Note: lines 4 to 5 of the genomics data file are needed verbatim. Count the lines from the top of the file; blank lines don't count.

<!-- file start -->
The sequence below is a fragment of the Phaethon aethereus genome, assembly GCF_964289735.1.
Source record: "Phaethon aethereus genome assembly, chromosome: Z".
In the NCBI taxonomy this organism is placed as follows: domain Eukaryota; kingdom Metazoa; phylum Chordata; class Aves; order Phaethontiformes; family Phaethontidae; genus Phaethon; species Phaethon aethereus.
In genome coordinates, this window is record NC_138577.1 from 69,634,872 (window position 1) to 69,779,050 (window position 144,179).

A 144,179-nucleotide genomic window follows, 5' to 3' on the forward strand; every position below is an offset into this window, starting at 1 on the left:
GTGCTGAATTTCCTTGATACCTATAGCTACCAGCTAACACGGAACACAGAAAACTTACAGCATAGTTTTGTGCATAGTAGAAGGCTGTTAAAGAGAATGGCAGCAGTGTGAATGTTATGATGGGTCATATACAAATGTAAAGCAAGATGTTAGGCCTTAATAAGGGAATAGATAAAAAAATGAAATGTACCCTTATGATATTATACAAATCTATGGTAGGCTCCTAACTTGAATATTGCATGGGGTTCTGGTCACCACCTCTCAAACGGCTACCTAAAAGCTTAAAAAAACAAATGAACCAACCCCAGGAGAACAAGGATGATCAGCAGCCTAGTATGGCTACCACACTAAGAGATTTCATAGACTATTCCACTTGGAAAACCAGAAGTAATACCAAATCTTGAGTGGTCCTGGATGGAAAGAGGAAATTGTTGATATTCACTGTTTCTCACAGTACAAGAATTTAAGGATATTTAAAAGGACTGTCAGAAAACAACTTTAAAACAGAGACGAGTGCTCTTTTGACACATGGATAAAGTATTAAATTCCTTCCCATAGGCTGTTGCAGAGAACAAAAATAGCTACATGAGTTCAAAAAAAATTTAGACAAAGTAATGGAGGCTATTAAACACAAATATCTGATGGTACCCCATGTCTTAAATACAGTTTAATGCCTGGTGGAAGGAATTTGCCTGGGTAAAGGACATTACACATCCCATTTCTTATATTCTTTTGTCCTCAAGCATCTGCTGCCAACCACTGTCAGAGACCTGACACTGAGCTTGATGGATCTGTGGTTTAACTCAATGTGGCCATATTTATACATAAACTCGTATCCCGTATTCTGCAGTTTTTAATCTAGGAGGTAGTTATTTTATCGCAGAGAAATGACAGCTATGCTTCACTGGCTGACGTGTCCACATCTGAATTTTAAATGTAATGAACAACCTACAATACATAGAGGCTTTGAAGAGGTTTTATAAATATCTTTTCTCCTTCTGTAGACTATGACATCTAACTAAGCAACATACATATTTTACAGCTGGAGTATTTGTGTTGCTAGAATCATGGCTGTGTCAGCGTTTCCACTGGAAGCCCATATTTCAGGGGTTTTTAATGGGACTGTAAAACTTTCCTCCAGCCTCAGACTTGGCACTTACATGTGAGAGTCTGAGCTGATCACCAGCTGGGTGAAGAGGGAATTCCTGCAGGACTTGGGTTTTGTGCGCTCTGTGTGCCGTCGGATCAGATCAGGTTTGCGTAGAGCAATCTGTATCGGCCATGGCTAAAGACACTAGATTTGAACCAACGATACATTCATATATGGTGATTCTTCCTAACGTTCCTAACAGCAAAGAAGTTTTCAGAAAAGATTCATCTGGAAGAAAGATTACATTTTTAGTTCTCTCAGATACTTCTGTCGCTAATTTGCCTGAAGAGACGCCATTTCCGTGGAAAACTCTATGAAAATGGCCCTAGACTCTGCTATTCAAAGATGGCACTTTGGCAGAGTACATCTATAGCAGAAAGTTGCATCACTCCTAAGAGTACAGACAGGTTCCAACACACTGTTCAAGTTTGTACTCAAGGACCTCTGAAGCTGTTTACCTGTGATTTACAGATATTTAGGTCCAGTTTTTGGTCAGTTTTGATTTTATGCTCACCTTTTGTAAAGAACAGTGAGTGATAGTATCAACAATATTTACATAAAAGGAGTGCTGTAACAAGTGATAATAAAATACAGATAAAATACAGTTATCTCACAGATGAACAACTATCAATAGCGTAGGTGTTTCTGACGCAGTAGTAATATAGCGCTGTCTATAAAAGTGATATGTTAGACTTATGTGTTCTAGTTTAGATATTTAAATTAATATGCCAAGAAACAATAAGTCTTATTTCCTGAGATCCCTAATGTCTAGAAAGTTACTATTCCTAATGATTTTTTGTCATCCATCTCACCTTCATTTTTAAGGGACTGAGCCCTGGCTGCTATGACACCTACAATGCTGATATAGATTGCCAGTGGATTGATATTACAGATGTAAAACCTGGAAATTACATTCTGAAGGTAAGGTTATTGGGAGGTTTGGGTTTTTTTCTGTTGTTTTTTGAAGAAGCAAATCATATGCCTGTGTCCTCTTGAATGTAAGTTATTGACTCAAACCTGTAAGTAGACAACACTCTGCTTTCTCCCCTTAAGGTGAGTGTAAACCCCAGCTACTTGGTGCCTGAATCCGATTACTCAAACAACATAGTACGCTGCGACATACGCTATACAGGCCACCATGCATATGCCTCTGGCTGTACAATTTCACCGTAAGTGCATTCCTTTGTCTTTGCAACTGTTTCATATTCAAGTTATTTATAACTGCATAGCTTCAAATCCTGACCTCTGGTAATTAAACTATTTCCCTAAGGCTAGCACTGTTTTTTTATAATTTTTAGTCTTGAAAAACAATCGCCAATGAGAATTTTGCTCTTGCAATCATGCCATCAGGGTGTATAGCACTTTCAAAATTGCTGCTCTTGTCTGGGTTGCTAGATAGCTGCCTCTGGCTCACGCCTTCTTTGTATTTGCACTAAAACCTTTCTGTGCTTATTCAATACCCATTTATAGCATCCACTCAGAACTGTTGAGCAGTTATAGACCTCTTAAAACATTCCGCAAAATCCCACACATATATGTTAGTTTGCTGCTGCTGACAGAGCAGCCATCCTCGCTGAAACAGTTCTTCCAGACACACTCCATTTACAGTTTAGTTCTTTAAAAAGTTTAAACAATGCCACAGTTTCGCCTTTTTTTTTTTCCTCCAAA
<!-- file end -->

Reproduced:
In genome coordinates, this window is record NC_138577.1 from 69,634,872 (window position 1) to 69,779,050 (window position 144,179).

A 144,179-nucleotide genomic window follows, 5' to 3' on the forward strand; every position below is an offset into this window, starting at 1 on the left: